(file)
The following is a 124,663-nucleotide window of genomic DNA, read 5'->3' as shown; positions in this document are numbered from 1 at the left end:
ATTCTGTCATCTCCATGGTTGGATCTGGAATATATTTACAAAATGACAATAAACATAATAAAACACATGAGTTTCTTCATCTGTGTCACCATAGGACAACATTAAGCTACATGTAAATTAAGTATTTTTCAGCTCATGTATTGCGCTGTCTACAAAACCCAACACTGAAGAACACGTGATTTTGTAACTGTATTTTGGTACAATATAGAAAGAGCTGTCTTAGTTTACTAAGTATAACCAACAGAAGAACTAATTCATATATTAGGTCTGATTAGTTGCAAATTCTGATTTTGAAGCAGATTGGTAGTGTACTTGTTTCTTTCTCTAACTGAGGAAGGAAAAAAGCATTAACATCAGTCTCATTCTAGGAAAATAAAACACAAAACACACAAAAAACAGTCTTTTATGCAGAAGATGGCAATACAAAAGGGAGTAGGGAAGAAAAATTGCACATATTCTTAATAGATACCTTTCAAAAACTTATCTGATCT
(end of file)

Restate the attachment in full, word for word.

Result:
The following is a 124,663-nucleotide window of genomic DNA, read 5'->3' as shown; positions in this document are numbered from 1 at the left end:
ATTCTGTCATCTCCATGGTTGGATCTGGAATATATTTACAAAATGACAATAAACATAATAAAACACATGAGTTTCTTCATCTGTGTCACCATAGGACAACATTAAGCTACATGTAAATTAAGTATTTTTCAGCTCATGTATTGCGCTGTCTACAAAACCCAACACTGAAGAACACGTGATTTTGTAACTGTATTTTGGTACAATATAGAAAGAGCTGTCTTAGTTTACTAAGTATAACCAACAGAAGAACTAATTCATATATTAGGTCTGATTAGTTGCAAATTCTGATTTTGAAGCAGATTGGTAGTGTACTTGTTTCTTTCTCTAACTGAGGAAGGAAAAAAGCATTAACATCAGTCTCATTCTAGGAAAATAAAACACAAAACACACAAAAAACAGTCTTTTATGCAGAAGATGGCAATACAAAAGGGAGTAGGGAAGAAAAATTGCACATATTCTTAATAGATACCTTTCAAAAACTTATCTGATCT